Sweetheart of the Rodeo
brings Gram Parsons into The Byrds and they did an
excellent job of incorporating his strengths into their music,
his only album with The Byrds. This album is very strong that still gets
praise as I write this 38 years after its 1968 release. Besides the strong vocals, there is superb musicianship.
to contract disputes, several of Parsons vocals were removed and replaced by Roger
McGuinn's; "You Don't Miss Your Water,"
and One Hundred Years From Now." If you count these
songs as Parsons contributions, using lead vocals as the benchmark, then it breaks down from the eleven tracks on the
original album; Gram six, Roger three (all covers), and
Hillman two. Clearly Parsons had a dominating influence as he
joined up with a very commercially successful band. I know this is a Byrds
release, but this has Parsons footprints, and it's more like they are
his backing band.
are a few re-issues of this album, the two most common are
linked up below. Both have lots of bonus tracks, including the
Parsons sung tracks. I'm a big Parsons fan and much prefer
those versions. Neither of the re-issues placed the Parsons
tracks within the original album. Therefore, for maximum
enjoyment one needs to reorder the songs and replace the
McGuinn vocal tracks with the Parsons versions, highly recommended.
edition is better? The 1997 edition misses the Parsons sung,
"You Don't Miss Your Water." Other than that, most
of the other differences is that the double disc Legacy
edition includes Parsons early band, The International
Submarine Band, which is only OK, and then working demos,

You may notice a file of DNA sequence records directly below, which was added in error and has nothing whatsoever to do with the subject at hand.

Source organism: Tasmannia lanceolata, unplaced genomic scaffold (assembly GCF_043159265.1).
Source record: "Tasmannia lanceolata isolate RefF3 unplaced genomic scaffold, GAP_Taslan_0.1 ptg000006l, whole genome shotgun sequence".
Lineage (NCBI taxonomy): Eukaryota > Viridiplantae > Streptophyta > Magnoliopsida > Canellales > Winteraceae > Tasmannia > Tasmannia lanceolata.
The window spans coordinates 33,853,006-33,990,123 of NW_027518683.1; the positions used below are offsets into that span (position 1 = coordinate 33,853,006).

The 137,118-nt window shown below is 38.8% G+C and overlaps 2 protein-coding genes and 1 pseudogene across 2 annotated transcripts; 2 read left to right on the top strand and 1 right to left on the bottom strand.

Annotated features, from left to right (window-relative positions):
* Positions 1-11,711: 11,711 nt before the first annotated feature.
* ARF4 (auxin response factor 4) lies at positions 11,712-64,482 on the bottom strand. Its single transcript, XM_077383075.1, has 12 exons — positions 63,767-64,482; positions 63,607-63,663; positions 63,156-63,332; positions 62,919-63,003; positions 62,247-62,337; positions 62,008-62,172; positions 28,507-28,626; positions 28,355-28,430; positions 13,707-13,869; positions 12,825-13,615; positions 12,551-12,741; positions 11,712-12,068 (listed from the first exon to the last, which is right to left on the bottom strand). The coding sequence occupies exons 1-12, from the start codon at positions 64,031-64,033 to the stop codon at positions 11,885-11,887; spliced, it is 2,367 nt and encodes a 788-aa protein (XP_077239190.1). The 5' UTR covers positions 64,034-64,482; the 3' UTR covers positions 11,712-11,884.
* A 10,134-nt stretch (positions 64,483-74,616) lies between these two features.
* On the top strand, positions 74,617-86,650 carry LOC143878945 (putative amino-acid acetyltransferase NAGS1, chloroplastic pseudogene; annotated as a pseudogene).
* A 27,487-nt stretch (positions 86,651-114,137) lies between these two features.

outtakes, and rehearsal versions. Personally, I like this
section quite a bit. The listener hears, band chatter,
different riffs and solos, and other delights, notably
Clarence White guitar parts, and Lloyd Green's steel guitar.
The two takes of the instrumental "All I Have Are
Memories" are great examples of this. For the rest of the
material Parsons sings most of the tracks and if you're like me, it
isn't possible to have to much of Gram's vocals. I probably
enjoy the rehearsal material at least as much as the original
In some ways it is like hearing Parsons touring band from '73,
The Falling Angels in
the sense that they
were much looser, and wilder, than the finished studio
releases. The comparison is not 100% valid as the '73 Parsons had different
a band on tour versus the studio, but the key is the looser,
experimental feel to the tracks. The
liner notes by David Fricke are quite good.
a few dollars more, I'd recommend the double disc, but neither
noting, Gram Parsons Anthology, Sacred Hearts and Fallen Angels: The Gram Parsons Anthology
includes the five of the six Parson sung tracks, missing
is Merle Haggard's "Life In Prison." Also,
there have been a few Byrds box sets that include some
alternate takes. the most recent release, There is a Season. More
details are below.
have some box-set that are quite good. Though, our recommendations for The Byrds is:
Sweetheart - covering Parsons.
For Clarence White era, check out our Clarence White page. For the early,
pre-Parsons material, I'm not the biggest fan, so I'd be satisfied with a compilation.